Can music festival producers tell the future? Of course not. Can organizers make educated guesses and estimations on how their event will work out? Of course. but, in the case of Woodstock ’99 it doesn’t even seem like anyone took caution with anything they did. From the lineup to the location, everything was flawed and once things started to spiral out of control no one knew how to get things organized again. Woodstock ’99 fell into a hellish landscape laden with crime and destruction. Let’s start at the beginning.
The festival took place in late July, and the summer weather was coming down hard on the 200,000+ people (some reported that close to half of million people were in attendance, but that figure is unreliable because sales of passes were capped at 200,000. What isn’t uncertain is that there were far more than 250,000 people in the crowd from people sneaking in and using fake passes to gain entrance) that were attending, and working at the festival [Kreps, p.1]. During it’s run, Woodstock ’99 was actually the 3rd most populated city in the state [Kreps, p.1].
It’s probably common sense, but what do you think that many people would need during the three extremely hot days? Water. Here is another question - what do you think the festival organizers forgot to tell the large amount of people that were buying tickets? To bring water [Kreps, p.1]. Although, what the organizers thought was a good idea was to tell pass buyers not to bring food and drink to avoid “spoiling” [Schuftan, p.354]. Some believe that the festival developers did that on purpose so that they could squeeze every cent out of their attendees, but, when people saw that bottles of water were a staggering $4, and that there were only a few free water fountains that had lines longer than some Disney World rides people began to, to put it lightly, get frustrated [Kreps, p.1]. Ironically, the water fountains were destroyed by the very people who needed it out of sheer frustration and anger towards the festival organizers [Kreps, p.1]. Between the water situation and the fact that people had to walk across a mile and half of boiling hot tarmac, over 700 people throughout the weekend were treated for heat exhaustion [Schuftan, p.355]. The festival was also extremely filthy. Port-o-potties and showers were all located in one place, rather than strategically dispersed. Not only that, but they were located on the edge of a hill above the main camping area. When floods amassed from the over abundance of human waste and dirty water it all flowed down, right towards the campers. Human waste was literally getting into people’s tents [Schuftan, p.356].
Woodstock ’99 is a perfect example of overcrowding as well. It’s one of the leading examples of why music festivals make their attendees wear their passes in the form of bracelets now so that it is harder gain access with a fake pass [Kreps, p.1]. A pass to Woodstock ’99 was $157 dollars, a very high price for festivals of the time [Kreps, p.1]. The organizers thought they could get away with it because of the content being so “top-notch”, as well as having MTV covering the entire event [Kreps, p.1]. They were wrong. According to the Syracuse Post-Standard, "Security guards said they were confiscating fake passes at the rate of 50 an hour at just one gate." [Kreps, p.1]. The overcrowding also served as a problem when festival workers were attempting to get through the crowds, and when attendees were trying to get in and out of the crowds. Many people said they would get lost in the “sea of people” [Kreps, p.1]. Someone in a truck accidentally drove through the crowd attending Fat Boy Slim [Kreps, p.1]. Fat Boy Slim had to stop his set to let the crowd know that a truck was coming though [Kreps, p.1]. When he started the set again he humorously played the Carl Douglas’ 1975 Disco hit “Kung-Fu Fighting” to comment on how it was a literal fight to get through the crowd [Kreps, p.1]. Horde mentality kicked in several times during the festival. Racism, xenophobia, frustration, and anger ran rampant and became contagious. Everyday fights were breaking out in the crowd and several people were hospitalized over the course of the weekend [Kreps, p.1].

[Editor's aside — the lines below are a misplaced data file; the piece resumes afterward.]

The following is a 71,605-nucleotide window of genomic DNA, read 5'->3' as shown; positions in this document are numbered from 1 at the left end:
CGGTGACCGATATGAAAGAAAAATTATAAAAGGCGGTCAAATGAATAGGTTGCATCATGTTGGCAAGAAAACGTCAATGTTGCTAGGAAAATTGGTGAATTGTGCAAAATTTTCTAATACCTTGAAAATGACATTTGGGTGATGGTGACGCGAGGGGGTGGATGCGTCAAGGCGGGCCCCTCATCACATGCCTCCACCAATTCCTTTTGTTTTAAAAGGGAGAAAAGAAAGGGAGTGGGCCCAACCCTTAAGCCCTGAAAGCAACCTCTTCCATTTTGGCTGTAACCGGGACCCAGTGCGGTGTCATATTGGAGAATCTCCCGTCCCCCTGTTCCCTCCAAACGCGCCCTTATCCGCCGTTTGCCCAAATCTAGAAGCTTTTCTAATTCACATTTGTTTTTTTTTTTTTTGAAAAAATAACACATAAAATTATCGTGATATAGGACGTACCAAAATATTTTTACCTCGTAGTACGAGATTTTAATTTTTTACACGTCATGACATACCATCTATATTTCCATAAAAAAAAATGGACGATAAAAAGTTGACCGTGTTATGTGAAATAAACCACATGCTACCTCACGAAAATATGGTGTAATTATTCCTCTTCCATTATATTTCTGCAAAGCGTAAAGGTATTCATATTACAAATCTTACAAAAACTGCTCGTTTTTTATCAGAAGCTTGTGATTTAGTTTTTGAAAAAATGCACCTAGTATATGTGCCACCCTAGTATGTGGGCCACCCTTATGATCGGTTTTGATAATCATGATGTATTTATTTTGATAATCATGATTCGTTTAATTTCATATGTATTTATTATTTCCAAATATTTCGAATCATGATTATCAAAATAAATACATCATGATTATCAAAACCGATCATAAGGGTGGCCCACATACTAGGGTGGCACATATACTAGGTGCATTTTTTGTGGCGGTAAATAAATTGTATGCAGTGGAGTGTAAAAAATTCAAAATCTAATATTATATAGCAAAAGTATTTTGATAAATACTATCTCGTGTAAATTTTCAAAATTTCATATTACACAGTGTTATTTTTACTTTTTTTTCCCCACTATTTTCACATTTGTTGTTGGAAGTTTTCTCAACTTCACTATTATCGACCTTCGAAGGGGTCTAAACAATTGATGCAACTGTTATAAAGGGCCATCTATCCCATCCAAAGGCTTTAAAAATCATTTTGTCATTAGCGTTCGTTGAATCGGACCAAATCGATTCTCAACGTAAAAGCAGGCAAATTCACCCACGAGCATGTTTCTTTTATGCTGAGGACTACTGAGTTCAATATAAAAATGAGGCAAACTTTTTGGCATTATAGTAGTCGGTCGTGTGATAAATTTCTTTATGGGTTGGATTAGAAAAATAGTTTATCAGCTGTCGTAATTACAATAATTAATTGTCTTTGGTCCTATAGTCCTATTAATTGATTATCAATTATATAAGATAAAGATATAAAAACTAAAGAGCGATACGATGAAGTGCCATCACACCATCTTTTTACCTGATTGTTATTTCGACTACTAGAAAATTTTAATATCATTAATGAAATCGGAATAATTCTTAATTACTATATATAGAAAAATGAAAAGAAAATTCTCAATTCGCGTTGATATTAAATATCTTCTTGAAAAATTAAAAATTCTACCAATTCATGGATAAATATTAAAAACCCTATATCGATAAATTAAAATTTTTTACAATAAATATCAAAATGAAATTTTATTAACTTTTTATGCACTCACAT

It wasn’t just the attendees that made the festival difficult, it was also the artists that fed the fire of destruction. The hip-hop group Insane Clown Posse made their mark when they stirred up some mayhem by throwing $100 bills into the crowd [Kreps, p.1]. People were literally fighting to pick up the money, and, while still in the crowd, people who were catching the bills were being threatened, and getting robbed [Kreps, p.1]. To stage a protest against the hydration problem, Pseudo Country-Rock Musician Kid Rock had his audience throw their water bottles towards the stage, but, people ended up throwing rocks and any other objects that they could get their hands on [Kreps, p.1]. The eponymous singer from Dave Matthews Band made a comment during his set about the amount of nudity he was seeing in his audience, only making more people want to take their clothes off [Kreps, p.1]. When it was Wyclef Jean’s turn to take the stage he wanted to show off his newly learned skills on the guitar, but, maybe his skills were just a little too new. He wanted to pay homage to Jimi Hendrix, but ended up butchering Jimi’s rendition of the Star Spangled Banner, causing the crowd to be angered by his lack of aptitude [Kreps, p.1]. He attempted the cover at the end of his 34-minute set, cut short because of the overwhelming amounts of booing he was receiving [Kreps, p.1]. He even set his guitar on fire on stage to recreate the famous moment when Hendrix did the same action at the first Woodstock. That only fanned the flames of rage in the crowd.
Now we can move onto the really bad matters that occurred at Woodstock ’99. Yes, it sounds impossible, but, all that before doesn’t even shine a light to what you are about to read. Law enforcement was vastly outnumbered by the crowds of Woodstock ’99 [Kreps, p.1]. Yes, that is generally the case at music festivals. There is no way a Police Department can send out anywhere near the number of the audience, but generally a police presence keeps the crime down. Not in this case. The local and state police were receiving support from volunteer security and fire departments from New York City, and unceremoniously, a great deal of the volunteer law enforcement walked away from their positions and abandoned their responsibilities, leaving the police without any support for the vast amount of crimes that were occurring over the course of the weekend [Kreps, p.1].